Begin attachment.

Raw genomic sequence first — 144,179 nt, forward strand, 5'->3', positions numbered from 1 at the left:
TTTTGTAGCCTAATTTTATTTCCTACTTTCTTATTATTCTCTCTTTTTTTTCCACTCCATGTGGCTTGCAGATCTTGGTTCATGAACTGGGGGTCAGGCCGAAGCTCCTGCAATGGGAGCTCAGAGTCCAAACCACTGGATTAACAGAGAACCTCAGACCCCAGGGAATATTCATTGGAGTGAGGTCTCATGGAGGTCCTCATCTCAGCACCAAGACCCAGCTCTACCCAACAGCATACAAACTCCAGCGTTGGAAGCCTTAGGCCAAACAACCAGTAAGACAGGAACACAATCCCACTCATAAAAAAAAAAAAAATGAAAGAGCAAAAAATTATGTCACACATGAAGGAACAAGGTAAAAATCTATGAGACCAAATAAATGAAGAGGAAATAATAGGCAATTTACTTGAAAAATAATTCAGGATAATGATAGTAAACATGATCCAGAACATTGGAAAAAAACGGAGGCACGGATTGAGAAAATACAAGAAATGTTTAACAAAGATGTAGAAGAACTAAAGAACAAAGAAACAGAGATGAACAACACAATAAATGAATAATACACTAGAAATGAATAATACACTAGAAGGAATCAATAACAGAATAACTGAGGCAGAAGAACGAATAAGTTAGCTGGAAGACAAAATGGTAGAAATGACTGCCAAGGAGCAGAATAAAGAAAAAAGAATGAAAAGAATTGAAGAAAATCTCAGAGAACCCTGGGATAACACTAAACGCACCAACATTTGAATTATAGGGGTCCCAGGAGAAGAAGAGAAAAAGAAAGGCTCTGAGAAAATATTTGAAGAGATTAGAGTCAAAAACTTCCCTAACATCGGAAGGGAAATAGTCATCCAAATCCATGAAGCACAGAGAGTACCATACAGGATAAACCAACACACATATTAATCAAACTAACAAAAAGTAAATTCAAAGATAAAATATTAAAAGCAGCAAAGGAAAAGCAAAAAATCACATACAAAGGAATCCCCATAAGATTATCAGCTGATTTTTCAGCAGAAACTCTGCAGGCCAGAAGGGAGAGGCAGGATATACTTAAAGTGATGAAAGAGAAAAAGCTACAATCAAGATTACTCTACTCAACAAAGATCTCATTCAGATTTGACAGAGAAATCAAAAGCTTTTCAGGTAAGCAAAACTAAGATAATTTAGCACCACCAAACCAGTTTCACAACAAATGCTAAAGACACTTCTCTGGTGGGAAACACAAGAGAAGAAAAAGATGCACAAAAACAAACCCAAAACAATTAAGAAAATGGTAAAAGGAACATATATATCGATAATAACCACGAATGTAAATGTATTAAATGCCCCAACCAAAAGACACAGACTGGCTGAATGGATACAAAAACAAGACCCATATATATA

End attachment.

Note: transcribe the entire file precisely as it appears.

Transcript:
Raw genomic sequence first — 144,179 nt, forward strand, 5'->3', positions numbered from 1 at the left:
TTTTGTAGCCTAATTTTATTTCCTACTTTCTTATTATTCTCTCTTTTTTTTCCACTCCATGTGGCTTGCAGATCTTGGTTCATGAACTGGGGGTCAGGCCGAAGCTCCTGCAATGGGAGCTCAGAGTCCAAACCACTGGATTAACAGAGAACCTCAGACCCCAGGGAATATTCATTGGAGTGAGGTCTCATGGAGGTCCTCATCTCAGCACCAAGACCCAGCTCTACCCAACAGCATACAAACTCCAGCGTTGGAAGCCTTAGGCCAAACAACCAGTAAGACAGGAACACAATCCCACTCATAAAAAAAAAAAAAATGAAAGAGCAAAAAATTATGTCACACATGAAGGAACAAGGTAAAAATCTATGAGACCAAATAAATGAAGAGGAAATAATAGGCAATTTACTTGAAAAATAATTCAGGATAATGATAGTAAACATGATCCAGAACATTGGAAAAAAACGGAGGCACGGATTGAGAAAATACAAGAAATGTTTAACAAAGATGTAGAAGAACTAAAGAACAAAGAAACAGAGATGAACAACACAATAAATGAATAATACACTAGAAATGAATAATACACTAGAAGGAATCAATAACAGAATAACTGAGGCAGAAGAACGAATAAGTTAGCTGGAAGACAAAATGGTAGAAATGACTGCCAAGGAGCAGAATAAAGAAAAAAGAATGAAAAGAATTGAAGAAAATCTCAGAGAACCCTGGGATAACACTAAACGCACCAACATTTGAATTATAGGGGTCCCAGGAGAAGAAGAGAAAAAGAAAGGCTCTGAGAAAATATTTGAAGAGATTAGAGTCAAAAACTTCCCTAACATCGGAAGGGAAATAGTCATCCAAATCCATGAAGCACAGAGAGTACCATACAGGATAAACCAACACACATATTAATCAAACTAACAAAAAGTAAATTCAAAGATAAAATATTAAAAGCAGCAAAGGAAAAGCAAAAAATCACATACAAAGGAATCCCCATAAGATTATCAGCTGATTTTTCAGCAGAAACTCTGCAGGCCAGAAGGGAGAGGCAGGATATACTTAAAGTGATGAAAGAGAAAAAGCTACAATCAAGATTACTCTACTCAACAAAGATCTCATTCAGATTTGACAGAGAAATCAAAAGCTTTTCAGGTAAGCAAAACTAAGATAATTTAGCACCACCAAACCAGTTTCACAACAAATGCTAAAGACACTTCTCTGGTGGGAAACACAAGAGAAGAAAAAGATGCACAAAAACAAACCCAAAACAATTAAGAAAATGGTAAAAGGAACATATATATCGATAATAACCACGAATGTAAATGTATTAAATGCCCCAACCAAAAGACACAGACTGGCTGAATGGATACAAAAACAAGACCCATATATATA